One year ago – on Sept. 14, 2006 – OOIDA member G.W. Monday was hauling pallets of bagged spinach on his truck when his load was rejected by a Kroger grocery store in Atlanta after a voluntary recall was issued because of an E.coli outbreak.
Outraged by Kroger officials’ refusal to accept the potentially contaminated product that they had ordered, Monday was stuck with the pallets on his truck, and called to ask the important question that Land Line Magazine and OOIDA are still asking one year later, “What’s a produce hauler to do?”
Monday eventually drove to a landfill in Atlanta and paid someone to dump the cases of bagged spinach because he had to head to his next destination. One year later Monday is still asking that same question. He said his goal is to make sure truckers aren’t left “holding the bag” again when a voluntary recall is issued and truckers have potentially contaminated product on their trailers.
“The government has to step in and do something – that’s the only way anything is going to get done here,” Monday told Land Line on Friday.
“When there is a recall on any kind of product, there have to be some regulations in place so the shippers and receivers work together and don’t put truckers in the middle. We’ve got enough burdens put on us in this industry as it is – everyone seems to think that the loads belong to us and that we should keep them if there’s a problem, but the loads don’t belong to us, we are just hauling them where they need to go.”
Currently, Monday has five trucks hauling mixed loads of spinach out of the Salinas Valley every week. He said he hasn’t had any problems with product being rejected at receivers since last year’s outbreak, but said if regulations are not put in place to protect truck drivers soon – something like what happened to him last year is going to happen again.
“We need to get some food safety regulations in place out here,” he said. “Someday, I’m going to retire and get out of the trucking business, but I want to know I’ve done something good so that my sons and grandsons aren’t stuck in the middle when – or if – something like this happens again.”
Following last year’s recall of E.coli tainted bagged spinach processed by Natural Selections Foods’ San Juan Bautista plant, Monday said he has been talking to fellow truckers as well as brokers about what happened to him and about what he thinks needs to happen in order to protect produce haulers from having something like this happen to them.
“Brokers, they don’t want to get involved in this fight,” Monday said. “They can’t afford to get involved in this – they get paid either way.”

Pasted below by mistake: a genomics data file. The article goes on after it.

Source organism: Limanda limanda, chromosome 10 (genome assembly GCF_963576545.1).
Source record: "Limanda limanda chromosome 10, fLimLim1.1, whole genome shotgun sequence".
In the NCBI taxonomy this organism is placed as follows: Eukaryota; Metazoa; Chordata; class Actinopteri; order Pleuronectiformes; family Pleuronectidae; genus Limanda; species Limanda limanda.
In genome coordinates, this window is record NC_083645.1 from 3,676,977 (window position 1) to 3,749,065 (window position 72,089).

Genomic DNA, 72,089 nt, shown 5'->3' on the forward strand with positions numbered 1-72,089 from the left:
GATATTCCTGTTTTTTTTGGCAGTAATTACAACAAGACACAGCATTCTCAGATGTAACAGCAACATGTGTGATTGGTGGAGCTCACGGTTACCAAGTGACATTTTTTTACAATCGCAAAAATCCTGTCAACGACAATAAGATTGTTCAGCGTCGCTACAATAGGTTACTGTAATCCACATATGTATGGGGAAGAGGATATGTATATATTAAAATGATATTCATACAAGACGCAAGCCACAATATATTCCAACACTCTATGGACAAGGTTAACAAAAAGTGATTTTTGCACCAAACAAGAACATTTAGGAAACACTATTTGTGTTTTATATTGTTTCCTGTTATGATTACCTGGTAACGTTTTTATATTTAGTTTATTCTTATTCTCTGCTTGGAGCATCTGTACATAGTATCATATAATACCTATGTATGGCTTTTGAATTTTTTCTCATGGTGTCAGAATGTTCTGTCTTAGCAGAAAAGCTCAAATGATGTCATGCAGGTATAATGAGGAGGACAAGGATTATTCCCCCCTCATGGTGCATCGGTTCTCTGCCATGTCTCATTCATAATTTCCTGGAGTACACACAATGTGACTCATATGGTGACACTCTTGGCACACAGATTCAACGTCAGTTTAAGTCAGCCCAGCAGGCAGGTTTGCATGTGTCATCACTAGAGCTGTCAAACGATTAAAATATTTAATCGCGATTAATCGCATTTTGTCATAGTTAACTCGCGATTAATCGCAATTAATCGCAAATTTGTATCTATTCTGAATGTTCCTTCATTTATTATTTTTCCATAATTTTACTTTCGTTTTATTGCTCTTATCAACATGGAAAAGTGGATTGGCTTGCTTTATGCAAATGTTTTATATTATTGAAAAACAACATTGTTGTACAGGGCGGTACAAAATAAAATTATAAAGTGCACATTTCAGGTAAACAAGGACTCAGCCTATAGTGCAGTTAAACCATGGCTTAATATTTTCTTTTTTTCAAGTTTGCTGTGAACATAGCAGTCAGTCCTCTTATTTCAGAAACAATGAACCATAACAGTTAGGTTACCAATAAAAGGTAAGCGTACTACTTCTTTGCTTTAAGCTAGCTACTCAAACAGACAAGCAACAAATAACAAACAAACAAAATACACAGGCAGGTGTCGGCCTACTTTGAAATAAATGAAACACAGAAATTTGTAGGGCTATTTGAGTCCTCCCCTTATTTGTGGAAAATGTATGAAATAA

More questions than answers
A year after more than 200 people were sickened and three people died after eating tainted bagged spinach, the debate continues to rage about how to prevent future foodborne illness outbreaks.
Right now, there is little agreement among the participants in the food supply chain as to how best to prevent future contamination issues linked to produce. The produce industry’s answer to last fall’s E.coli outbreak was to develop a voluntary Leafy Greens Handler Marketing Agreement, designed to restore consumers’ confidence in eating leafy greens again and also to improve sanitation and testing procedures of leafy greens.
Since the initial outbreak, another recall in bagged spinach – this time because of possible salmonella contamination – was issued in late August after Metz Fresh spinach tested positive for the bacteria after the product was in transit.
And while Metz Fresh spokesman Greg Larsen said communication with the truckers hauling the product was key in the containment of more than 90 percent of the more than 8,100 cases of bagged spinach, he said he isn’t sure exactly what that communication was. There was no direct contact between the company and the truckers – they called their direct customers, who then called the truckers, who were in transit with the potentially contaminated product.
Both Natural Selections and Metz Fresh are signatories to the Leafy Greens Handler Marketing Agreement.
Joe Rajkovacz, OOIDA’s regulatory affairs specialist, has testified before the FDA on the issues produce haulers face every day out on the road and the lack of procedures for truck drivers to follow when a problem is found with a load on their trailer.
“A year after the massive recall, the produce industry is still trying to dictate the rules, without inclusion of all the food supply chain participants,” he said. “That makes a mockery out of the industry’s statements concerning food safety.”
Rajkovacz said the industry will continue to make truckers their dumping ground for contaminated product unless a mandatory recall system is developed to prevent this from happening.
“OOIDA intends to vigorously work on Capitol Hill and elsewhere to expose the conditions produce truckers face every day and to help create a meaningful mandatory recall systems that protects the rights of truckers.”
– By Clarissa Kell-Holland, staff writer